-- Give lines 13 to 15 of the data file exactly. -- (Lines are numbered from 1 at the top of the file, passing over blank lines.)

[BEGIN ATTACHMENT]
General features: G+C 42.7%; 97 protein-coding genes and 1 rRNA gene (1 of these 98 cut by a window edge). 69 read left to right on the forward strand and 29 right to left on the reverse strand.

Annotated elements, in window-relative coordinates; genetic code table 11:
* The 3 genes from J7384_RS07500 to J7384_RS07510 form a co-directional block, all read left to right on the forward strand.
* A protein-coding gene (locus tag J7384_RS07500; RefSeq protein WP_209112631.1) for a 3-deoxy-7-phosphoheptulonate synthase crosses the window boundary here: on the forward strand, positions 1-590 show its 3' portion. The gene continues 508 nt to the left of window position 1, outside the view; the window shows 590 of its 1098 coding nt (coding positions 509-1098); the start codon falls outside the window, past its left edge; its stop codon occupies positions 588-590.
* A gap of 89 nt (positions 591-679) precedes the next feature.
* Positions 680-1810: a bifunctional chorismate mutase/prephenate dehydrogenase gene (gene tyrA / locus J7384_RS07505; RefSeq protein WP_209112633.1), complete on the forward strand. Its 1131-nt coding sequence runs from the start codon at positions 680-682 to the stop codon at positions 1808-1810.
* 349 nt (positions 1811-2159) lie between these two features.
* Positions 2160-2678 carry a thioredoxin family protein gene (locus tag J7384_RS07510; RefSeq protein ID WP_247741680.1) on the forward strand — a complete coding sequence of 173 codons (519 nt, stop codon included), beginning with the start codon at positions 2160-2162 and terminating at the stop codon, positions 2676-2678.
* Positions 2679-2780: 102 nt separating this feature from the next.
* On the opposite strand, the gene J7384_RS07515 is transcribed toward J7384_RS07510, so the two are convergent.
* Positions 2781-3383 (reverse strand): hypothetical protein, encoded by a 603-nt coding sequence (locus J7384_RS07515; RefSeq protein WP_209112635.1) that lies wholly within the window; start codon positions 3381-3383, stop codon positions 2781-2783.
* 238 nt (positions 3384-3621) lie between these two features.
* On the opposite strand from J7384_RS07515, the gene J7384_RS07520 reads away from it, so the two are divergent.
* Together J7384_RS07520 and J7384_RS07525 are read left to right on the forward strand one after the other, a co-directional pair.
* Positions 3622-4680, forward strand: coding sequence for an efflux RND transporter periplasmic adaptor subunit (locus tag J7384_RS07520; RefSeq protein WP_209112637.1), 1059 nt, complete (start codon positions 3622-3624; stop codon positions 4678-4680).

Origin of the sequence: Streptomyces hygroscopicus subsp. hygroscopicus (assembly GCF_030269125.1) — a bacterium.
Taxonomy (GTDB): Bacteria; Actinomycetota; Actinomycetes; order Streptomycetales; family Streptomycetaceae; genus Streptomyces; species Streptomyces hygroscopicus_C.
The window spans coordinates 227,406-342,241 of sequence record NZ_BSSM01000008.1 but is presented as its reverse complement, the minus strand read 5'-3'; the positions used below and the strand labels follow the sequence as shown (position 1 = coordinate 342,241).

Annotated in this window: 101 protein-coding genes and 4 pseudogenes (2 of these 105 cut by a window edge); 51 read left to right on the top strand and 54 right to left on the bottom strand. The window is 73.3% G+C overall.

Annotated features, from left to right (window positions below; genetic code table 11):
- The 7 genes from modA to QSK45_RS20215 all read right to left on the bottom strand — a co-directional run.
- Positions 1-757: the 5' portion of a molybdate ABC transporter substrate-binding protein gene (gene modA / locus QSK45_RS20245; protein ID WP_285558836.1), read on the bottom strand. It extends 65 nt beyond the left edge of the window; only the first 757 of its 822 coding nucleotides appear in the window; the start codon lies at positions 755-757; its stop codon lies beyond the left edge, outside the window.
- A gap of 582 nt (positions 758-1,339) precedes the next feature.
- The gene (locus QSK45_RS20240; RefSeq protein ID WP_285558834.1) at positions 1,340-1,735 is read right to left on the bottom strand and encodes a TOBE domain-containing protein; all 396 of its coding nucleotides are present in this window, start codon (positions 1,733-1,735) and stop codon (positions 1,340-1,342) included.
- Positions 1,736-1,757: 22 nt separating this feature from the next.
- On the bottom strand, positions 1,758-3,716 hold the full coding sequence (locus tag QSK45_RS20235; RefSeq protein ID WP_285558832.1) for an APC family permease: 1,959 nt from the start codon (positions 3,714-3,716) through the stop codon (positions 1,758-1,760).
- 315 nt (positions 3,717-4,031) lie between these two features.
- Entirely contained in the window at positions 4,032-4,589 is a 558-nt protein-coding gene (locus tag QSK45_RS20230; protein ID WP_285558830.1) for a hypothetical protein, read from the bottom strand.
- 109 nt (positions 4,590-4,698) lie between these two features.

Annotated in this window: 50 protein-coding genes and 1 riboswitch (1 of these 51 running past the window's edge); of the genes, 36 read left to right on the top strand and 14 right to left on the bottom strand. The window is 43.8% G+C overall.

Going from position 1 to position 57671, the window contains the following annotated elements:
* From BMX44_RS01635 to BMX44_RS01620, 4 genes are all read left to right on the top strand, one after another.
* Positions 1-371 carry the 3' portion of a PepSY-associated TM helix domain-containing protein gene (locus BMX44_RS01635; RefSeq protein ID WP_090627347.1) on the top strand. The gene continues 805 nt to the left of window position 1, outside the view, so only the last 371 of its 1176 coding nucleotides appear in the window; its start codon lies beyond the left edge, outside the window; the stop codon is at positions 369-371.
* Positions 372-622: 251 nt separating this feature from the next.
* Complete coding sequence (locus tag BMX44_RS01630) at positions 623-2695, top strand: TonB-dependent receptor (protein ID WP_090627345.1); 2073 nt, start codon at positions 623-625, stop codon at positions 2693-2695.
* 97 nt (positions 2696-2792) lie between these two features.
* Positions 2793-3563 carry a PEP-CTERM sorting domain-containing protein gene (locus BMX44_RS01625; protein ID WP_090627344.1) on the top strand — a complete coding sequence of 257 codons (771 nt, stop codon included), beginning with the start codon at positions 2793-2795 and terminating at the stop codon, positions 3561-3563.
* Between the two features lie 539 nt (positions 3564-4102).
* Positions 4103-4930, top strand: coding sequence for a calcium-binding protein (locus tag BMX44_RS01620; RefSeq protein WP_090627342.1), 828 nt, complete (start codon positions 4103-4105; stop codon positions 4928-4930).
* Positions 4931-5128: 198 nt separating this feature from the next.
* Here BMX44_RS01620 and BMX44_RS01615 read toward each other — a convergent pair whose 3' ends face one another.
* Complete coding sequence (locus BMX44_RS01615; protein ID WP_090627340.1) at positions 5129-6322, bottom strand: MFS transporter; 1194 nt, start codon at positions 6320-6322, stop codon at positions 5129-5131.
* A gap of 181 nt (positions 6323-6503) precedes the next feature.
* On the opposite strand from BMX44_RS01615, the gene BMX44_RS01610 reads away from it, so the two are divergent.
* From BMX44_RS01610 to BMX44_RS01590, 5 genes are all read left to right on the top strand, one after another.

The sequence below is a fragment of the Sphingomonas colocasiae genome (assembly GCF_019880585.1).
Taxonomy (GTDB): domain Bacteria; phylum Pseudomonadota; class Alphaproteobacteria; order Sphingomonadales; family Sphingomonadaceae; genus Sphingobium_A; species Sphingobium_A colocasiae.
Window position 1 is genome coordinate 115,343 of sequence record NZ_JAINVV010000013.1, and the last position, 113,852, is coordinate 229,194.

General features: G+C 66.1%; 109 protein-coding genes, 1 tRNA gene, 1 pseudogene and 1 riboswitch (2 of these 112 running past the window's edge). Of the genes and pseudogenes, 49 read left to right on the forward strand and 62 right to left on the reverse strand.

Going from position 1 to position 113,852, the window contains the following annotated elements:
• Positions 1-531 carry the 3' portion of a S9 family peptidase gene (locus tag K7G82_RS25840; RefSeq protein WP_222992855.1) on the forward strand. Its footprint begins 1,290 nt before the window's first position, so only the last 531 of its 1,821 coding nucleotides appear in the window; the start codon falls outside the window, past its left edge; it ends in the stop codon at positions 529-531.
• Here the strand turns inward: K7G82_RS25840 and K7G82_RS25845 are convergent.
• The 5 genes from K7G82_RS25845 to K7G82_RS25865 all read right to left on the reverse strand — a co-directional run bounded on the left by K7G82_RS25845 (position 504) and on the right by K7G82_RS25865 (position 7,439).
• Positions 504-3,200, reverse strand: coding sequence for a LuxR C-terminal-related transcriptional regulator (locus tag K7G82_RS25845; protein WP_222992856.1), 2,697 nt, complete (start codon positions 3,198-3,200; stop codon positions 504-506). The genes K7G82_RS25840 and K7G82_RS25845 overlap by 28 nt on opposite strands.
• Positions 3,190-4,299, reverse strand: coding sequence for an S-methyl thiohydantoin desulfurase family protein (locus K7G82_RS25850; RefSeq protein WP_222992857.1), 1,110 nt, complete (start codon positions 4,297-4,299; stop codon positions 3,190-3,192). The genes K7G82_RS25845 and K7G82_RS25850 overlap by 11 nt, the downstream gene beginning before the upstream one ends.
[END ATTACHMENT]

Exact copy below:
* On the opposite strand from J7384_RS07515, the gene J7384_RS07520 reads away from it, so the two are divergent.
* Together J7384_RS07520 and J7384_RS07525 are read left to right on the forward strand one after the other, a co-directional pair.
* Positions 3622-4680, forward strand: coding sequence for an efflux RND transporter periplasmic adaptor subunit (locus tag J7384_RS07520; RefSeq protein WP_209112637.1), 1059 nt, complete (start codon positions 3622-3624; stop codon positions 4678-4680).